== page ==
Three Hāwera police officers had more than two hours to provide medical assistance to a man who would later die in their custody, a court heard today.
It's that timeline that forms one of many issues a jury of five men and seven women will have to consider during their trial in the High Court at New Plymouth, which is set down for four weeks.
The officers - who all have name suppression - are charged with manslaughter in relation to the death of Allen Ball.
Defence counsel Susan Hughes QC late this afternoon told the jury that her client - Officer A - did make a mistake that night, but by no means were they a criminal.
For Officer B, Kylie Pascoe agreed that mistakes the night Ball died, "there was human error, the defendant does not shy away from that", but she sighted 11 points for the jury to consider during their deliberations.
Andrew Laurenson, for Officer C, also agreed with Hughes and said his client did nothing different to other officers who were working that night - but they haven't been charged.
Crown prosecutor Cherie Clarke alleged the officers were grossly negligent in their duty of care to the victim and that this negligence was a causal factor in his death, thereby committing manslaughter.
The manslaughter charge relates to the officers allegedly failing to provide the necessities of life, namely medical attention.
If they had provided medical attention, the Crown alleges, it may have saved his life.
Clarke told the court how the officers were called to a family harm incident and ultimately handcuffed Ball and placed him into the back of a police car.
As he was being driven back, he began to snore. On arrival at Hāwera Police Station, Ball couldn't be woken by the officers while he was sitting in the back of the patrol car.
It eventually took six people to carry Ball into a cell in the station on a blanket.
Ball's time at the station and inside the cell was captured on CCTV; not only imagery but also sound, recording what was said by the officers.
Once in the cell, he was placed on the floor in the recovery position. He continued to snore and didn't respond to any pain-compliance techniques.
Clarke said Ball was unconscious at the time he arrived at the station and at that point should have been taken to the 24-hour Hāwera Hospital, which was just a five-minute drive away.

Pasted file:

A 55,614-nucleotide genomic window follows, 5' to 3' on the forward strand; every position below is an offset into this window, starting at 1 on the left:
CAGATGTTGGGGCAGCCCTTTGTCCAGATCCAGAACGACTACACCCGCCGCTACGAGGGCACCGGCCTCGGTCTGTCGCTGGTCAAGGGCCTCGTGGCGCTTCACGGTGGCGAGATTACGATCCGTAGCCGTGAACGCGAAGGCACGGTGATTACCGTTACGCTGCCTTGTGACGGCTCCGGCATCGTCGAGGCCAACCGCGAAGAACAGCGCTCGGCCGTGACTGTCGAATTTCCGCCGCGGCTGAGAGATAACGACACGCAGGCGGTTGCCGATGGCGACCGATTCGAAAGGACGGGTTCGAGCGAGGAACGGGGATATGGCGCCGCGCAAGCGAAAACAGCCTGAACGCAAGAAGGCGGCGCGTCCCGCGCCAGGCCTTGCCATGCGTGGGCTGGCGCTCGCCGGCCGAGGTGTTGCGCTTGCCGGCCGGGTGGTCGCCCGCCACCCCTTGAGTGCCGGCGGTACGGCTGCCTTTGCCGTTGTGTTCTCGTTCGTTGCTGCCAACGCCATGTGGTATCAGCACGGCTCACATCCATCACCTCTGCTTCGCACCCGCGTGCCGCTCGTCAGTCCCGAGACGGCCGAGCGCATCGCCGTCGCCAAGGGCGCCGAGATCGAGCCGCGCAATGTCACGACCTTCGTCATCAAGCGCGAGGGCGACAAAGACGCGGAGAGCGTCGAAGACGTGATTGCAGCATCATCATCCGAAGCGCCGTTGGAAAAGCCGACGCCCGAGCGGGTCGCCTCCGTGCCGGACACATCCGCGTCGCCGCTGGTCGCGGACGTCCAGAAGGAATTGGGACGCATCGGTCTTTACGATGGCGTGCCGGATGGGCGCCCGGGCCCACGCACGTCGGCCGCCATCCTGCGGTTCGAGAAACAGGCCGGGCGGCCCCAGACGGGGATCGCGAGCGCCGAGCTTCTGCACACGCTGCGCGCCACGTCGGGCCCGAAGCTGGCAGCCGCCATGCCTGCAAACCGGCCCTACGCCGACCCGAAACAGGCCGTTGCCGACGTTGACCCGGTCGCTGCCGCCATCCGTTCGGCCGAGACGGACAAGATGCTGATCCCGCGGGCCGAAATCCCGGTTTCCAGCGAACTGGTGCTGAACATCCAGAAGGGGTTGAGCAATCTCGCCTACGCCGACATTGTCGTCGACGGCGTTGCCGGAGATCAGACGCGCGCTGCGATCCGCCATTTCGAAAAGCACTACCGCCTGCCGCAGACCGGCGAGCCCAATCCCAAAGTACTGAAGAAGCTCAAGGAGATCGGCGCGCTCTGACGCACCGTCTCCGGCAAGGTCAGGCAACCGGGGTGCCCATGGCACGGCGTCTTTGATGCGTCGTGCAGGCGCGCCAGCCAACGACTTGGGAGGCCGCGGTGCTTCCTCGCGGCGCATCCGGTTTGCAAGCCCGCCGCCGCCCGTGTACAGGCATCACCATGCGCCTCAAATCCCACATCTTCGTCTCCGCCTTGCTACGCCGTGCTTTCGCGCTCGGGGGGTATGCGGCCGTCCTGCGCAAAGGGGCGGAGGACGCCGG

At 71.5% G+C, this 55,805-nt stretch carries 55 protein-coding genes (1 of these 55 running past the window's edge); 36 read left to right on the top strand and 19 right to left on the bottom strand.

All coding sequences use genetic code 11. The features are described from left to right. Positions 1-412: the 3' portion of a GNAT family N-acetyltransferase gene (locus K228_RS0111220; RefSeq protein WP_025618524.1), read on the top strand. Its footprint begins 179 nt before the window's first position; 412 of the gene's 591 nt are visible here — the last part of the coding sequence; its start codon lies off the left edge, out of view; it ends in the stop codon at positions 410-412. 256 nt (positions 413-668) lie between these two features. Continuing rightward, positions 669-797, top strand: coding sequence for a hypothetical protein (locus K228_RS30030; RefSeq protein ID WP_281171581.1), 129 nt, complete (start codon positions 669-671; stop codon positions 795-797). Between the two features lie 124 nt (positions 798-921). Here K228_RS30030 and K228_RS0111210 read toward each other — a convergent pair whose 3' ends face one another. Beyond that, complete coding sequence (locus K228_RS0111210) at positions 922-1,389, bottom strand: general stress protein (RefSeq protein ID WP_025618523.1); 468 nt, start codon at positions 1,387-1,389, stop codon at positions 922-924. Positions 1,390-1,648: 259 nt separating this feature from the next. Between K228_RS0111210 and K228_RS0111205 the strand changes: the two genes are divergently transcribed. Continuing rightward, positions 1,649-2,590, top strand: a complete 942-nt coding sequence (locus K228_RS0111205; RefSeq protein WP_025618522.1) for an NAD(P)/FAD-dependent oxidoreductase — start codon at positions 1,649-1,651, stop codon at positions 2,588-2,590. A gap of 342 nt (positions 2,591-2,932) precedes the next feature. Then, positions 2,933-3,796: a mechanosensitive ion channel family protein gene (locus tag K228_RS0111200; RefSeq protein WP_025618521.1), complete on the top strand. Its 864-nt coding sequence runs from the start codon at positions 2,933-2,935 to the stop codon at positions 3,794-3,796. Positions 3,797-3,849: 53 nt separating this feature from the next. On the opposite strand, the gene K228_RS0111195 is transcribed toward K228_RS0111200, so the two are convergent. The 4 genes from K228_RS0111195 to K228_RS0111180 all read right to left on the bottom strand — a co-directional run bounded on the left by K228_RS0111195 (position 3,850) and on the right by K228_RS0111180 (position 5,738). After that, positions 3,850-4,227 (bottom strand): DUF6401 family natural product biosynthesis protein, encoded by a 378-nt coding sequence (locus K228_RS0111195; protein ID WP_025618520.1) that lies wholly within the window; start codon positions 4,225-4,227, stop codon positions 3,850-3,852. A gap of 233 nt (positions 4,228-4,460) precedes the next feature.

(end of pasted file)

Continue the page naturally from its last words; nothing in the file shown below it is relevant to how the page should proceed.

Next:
Clarke said Ball continued to remain unresponsive while on the cell floor.
The Crown alleges that during the time that he arrived at the station - between 11.46pm on May 31, 2019, and by the time an ambulance was eventually called at 2.26am - neither of the officers opted to call for medical assistance.
"If he had been provided medical care between 11.46pm and some time before 2am that morning he would have survived a drug and alcohol overdose," Clarke told the jury.
As Ball lay on the floor of the cell, he was pronounced dead at 2.53am.
His cause of death was due to fatal quantities of alcohol, tramadol and codeine.
Clarke said the officers had owed Ball a duty of care given he was in their custody, and that was to provide treatment in a humane manner.
The officers knew that Ball had drunk a large amount of alcohol prior to his arrest and that he had threatened to commit suicide, and all three knew that he didn't respond to subsequent pain-compliance techniques.
All three knew that Ball couldn't be woken in the car, or once placed in the recovery position in the cell.
After entering his intoxication in the police NIA system as "extreme", Officer B and C then opted to "blatantly ignore" an alert that came up on the computer screen.
That alert said to arrange for the person to be taken to hospital.
In order to continue through the NIA alert system, the officer had to click "OK", which he did.
'The idiot was f****** wasted'"